Happy Miscellany Monday! For this week’s post, we are talking about a frequent cause of controversy in English departments nationwide: whether or not Shakespeare courses should be a requirement to major in English.
In 2015, the American Council of Trustees and Alumni (ACTA), formerly known as the National Alumni Forum (NAF), issued a report entitled “The Unkindest Cut: Shakespeare in Exile 2015.” It is an examination of 52 of the national universities and liberal arts colleges rated highest by U.S. News & World Report. The results? Only Harvard University, the University of California-Berkeley, Wellesley College and the U.S. Naval Academy require English majors to take a course focused on Shakespeare. In her discussion of the “The Unkindest Cut,” ACTA president Anne Neal conveyed her deep concern:
“Although it’s surely important for college students to study a wide array of literature from every part of the world, it is frankly ridiculous to be graduating future English teachers who have little more than a high school knowledge of Shakespeare. It’s no wonder that the public is rapidly losing faith in our colleges and universities. We’ll be writing to trustees at every institution asking why they are disserving students in this way.”
The debate over Shakespeare requirements is by no means new. In fact, Neal’s statements eerily resemble those summarized in a 1997 article for The Carletonian. On January 24th of that year, Staff Writer Ian Crawford reported:
“The National Alumni Forum, a non-profit organization founded in 1995 and based in Washington, D.C., issued a report in December entitled The Shakespeare File: What Students Are Really Reading. The report lists Carleton as one of 47 schools that does not require its English majors to take any upper-level courses in Shakespeare. The NAF said they believe that this signals a dire state of affairs for academia. ‘For English majors not to take Shakespeare… is tantamount to fraud,’ the report states in its concluding remarks.”
In his article, Crawford quoted Susan Jaret McKinstry, who openly disagreed with the NAF.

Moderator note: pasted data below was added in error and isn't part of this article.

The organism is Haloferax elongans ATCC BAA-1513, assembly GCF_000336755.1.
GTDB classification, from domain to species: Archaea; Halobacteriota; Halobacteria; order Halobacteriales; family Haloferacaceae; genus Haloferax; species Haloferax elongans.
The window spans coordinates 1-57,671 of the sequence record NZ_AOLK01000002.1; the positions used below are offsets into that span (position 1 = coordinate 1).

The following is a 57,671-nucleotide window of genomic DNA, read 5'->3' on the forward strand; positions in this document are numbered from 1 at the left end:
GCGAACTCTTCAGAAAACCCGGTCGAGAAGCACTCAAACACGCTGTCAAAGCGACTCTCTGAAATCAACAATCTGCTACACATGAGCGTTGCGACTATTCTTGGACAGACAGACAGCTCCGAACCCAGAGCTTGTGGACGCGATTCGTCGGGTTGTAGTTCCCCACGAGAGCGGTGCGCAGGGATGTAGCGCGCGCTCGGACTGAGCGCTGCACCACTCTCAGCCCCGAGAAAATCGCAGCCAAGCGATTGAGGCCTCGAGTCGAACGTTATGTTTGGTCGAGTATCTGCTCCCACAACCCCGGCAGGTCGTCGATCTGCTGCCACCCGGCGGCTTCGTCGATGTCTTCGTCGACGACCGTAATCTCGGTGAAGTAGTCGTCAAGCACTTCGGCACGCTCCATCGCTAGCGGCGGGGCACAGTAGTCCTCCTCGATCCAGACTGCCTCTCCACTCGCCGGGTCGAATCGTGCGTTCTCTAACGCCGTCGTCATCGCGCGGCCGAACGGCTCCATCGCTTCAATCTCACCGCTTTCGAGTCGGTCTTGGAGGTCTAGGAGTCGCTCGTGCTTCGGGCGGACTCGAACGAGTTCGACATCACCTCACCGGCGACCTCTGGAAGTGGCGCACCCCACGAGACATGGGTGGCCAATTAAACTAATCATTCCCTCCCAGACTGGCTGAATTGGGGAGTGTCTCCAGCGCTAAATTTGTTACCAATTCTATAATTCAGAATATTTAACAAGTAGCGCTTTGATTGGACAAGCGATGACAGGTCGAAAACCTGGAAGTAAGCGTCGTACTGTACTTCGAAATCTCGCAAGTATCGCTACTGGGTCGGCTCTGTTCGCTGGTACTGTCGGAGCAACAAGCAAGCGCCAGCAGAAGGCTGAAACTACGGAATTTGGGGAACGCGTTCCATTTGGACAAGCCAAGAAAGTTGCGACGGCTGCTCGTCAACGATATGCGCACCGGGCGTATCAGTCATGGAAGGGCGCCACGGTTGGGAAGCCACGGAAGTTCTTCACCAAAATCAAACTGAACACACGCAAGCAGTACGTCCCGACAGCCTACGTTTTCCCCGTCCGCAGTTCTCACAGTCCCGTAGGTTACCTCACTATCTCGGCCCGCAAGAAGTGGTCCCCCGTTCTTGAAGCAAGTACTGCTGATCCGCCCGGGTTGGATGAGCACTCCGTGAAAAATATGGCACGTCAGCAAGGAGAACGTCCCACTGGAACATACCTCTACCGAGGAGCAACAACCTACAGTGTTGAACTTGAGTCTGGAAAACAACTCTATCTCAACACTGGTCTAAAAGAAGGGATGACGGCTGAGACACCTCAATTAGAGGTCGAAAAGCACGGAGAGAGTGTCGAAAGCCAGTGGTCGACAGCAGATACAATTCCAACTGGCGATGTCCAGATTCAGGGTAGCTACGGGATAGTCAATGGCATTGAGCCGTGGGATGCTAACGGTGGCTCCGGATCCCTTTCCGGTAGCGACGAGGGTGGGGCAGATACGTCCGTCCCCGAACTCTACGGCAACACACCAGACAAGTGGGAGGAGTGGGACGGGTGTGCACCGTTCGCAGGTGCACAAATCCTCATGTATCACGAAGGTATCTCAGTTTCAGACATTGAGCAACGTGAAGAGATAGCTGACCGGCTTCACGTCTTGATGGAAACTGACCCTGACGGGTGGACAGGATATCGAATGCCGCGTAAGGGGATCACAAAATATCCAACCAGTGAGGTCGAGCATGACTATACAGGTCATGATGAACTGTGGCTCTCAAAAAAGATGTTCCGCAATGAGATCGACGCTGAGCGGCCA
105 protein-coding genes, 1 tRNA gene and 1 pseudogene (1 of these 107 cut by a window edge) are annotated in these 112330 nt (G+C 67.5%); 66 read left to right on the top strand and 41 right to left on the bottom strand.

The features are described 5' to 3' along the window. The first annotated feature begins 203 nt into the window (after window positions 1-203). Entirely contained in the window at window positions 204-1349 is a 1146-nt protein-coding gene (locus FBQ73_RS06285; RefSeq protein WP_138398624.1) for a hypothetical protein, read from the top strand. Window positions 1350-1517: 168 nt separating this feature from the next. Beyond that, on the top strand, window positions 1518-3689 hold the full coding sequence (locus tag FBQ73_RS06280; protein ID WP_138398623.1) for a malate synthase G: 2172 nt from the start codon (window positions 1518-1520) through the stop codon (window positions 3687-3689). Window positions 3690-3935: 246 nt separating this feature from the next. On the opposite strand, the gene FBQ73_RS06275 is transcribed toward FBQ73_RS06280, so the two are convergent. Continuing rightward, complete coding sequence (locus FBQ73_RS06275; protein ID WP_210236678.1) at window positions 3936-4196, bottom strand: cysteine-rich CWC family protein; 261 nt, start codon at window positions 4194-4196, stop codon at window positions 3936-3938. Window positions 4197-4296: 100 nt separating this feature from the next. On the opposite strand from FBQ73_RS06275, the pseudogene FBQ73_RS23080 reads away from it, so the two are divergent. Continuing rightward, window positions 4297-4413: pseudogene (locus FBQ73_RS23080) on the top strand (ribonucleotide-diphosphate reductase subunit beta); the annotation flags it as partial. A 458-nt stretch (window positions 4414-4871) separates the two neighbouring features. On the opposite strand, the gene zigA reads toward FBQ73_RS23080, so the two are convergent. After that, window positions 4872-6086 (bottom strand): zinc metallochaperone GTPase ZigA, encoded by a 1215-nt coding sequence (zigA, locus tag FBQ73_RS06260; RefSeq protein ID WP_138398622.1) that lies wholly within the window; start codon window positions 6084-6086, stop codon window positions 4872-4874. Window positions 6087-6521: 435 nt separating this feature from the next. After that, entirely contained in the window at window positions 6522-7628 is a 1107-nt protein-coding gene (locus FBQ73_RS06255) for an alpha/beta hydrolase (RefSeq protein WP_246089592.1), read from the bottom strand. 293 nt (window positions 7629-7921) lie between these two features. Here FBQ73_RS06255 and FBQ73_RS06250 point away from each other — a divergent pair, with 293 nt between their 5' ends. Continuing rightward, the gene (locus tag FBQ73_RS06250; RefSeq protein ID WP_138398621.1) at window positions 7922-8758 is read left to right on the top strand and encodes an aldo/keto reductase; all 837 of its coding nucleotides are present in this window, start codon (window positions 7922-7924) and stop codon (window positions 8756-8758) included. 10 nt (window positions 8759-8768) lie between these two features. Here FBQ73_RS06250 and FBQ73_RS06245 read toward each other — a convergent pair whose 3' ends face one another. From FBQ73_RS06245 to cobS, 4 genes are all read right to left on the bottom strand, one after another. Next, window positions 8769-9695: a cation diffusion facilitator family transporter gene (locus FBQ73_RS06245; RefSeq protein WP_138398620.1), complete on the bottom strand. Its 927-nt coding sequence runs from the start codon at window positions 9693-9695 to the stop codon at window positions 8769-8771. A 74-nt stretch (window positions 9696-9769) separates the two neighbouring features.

“[It’s not that] I don’t think Shakespeare is great, but he’s not the mark of education. We in no way think that Shakespeare is unimportant, but we don’t assume that Shakespeare is the only important writer in that time period.”
Crawford then pointed out how the NAF’s characterization of the requirements of Carleton’s English major was inaccurate. Carleton has never required its English majors to take upper-level courses in Shakespeare, so the implication that the department is following a national trend and dropping its great authors requirements is false. The report also did not take into account the kind of English major that the department is trying to create. The department wants its majors to have a sense of the literary tradition as a whole.
Evidently, Carleton has stayed true to Professor McKinstry’s views. No Shakespeare class is required to graduate as a major. 12 credits in literature before 1660 are necessary, but there are a myriad of other ways to get there: The Bible, Chaucer, Milton, etc. That said, out of the 104 classes listed on the Department’s course catalog, 11 courses have mentions of Shakespeare in their descriptions – a substantial 10.5%.
From 1997 to 2015 — 18 years — the language surrounding this controversy has remained largely the same. One side preaches that “not reading Shakespeare is fraud” while the other advocates for reading literature from around the world. Escaping this binary, Carleton has found a solid middle ground: avoiding a Shakespeare requirement while offering classes like “Global Shakespeare” (taught by Professor Pierre Hecker) that highlight the importance of Shakespeare outside of white, western culture.
In a world altered by the deaths of George Floyd and Dante Wright, it will be all the more important for the English Department to continue to show how this literary icon can be relevant, not only in courses with “Shakespeare” in the title, but in those that focus more explicitly on race, sexuality, and globalization.